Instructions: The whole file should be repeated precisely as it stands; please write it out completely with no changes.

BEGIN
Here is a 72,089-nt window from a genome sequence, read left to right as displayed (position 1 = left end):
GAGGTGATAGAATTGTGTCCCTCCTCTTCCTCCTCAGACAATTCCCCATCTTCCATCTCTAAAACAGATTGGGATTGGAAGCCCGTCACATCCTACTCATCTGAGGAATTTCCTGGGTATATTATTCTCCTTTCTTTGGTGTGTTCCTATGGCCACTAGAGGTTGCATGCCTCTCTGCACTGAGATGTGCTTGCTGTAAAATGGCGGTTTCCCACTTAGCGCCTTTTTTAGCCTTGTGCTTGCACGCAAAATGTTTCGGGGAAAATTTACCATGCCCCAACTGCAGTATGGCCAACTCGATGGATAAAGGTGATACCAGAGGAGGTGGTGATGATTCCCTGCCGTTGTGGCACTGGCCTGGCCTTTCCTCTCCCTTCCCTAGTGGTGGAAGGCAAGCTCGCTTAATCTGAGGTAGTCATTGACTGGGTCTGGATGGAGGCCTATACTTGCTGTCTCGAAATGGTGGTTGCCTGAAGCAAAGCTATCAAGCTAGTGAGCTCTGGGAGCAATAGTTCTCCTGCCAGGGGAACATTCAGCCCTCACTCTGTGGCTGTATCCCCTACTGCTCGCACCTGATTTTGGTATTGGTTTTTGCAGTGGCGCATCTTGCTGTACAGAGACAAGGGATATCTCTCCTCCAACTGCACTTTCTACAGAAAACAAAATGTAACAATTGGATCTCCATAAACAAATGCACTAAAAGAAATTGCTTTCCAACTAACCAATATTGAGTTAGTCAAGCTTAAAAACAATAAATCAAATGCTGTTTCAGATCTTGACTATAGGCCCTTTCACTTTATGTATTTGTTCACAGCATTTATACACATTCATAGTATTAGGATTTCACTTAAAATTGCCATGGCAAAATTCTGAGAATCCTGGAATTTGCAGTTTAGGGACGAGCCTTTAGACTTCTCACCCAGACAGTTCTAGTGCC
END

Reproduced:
Here is a 72,089-nt window from a genome sequence, read left to right as displayed (position 1 = left end):
GAGGTGATAGAATTGTGTCCCTCCTCTTCCTCCTCAGACAATTCCCCATCTTCCATCTCTAAAACAGATTGGGATTGGAAGCCCGTCACATCCTACTCATCTGAGGAATTTCCTGGGTATATTATTCTCCTTTCTTTGGTGTGTTCCTATGGCCACTAGAGGTTGCATGCCTCTCTGCACTGAGATGTGCTTGCTGTAAAATGGCGGTTTCCCACTTAGCGCCTTTTTTAGCCTTGTGCTTGCACGCAAAATGTTTCGGGGAAAATTTACCATGCCCCAACTGCAGTATGGCCAACTCGATGGATAAAGGTGATACCAGAGGAGGTGGTGATGATTCCCTGCCGTTGTGGCACTGGCCTGGCCTTTCCTCTCCCTTCCCTAGTGGTGGAAGGCAAGCTCGCTTAATCTGAGGTAGTCATTGACTGGGTCTGGATGGAGGCCTATACTTGCTGTCTCGAAATGGTGGTTGCCTGAAGCAAAGCTATCAAGCTAGTGAGCTCTGGGAGCAATAGTTCTCCTGCCAGGGGAACATTCAGCCCTCACTCTGTGGCTGTATCCCCTACTGCTCGCACCTGATTTTGGTATTGGTTTTTGCAGTGGCGCATCTTGCTGTACAGAGACAAGGGATATCTCTCCTCCAACTGCACTTTCTACAGAAAACAAAATGTAACAATTGGATCTCCATAAACAAATGCACTAAAAGAAATTGCTTTCCAACTAACCAATATTGAGTTAGTCAAGCTTAAAAACAATAAATCAAATGCTGTTTCAGATCTTGACTATAGGCCCTTTCACTTTATGTATTTGTTCACAGCATTTATACACATTCATAGTATTAGGATTTCACTTAAAATTGCCATGGCAAAATTCTGAGAATCCTGGAATTTGCAGTTTAGGGACGAGCCTTTAGACTTCTCACCCAGACAGTTCTAGTGCC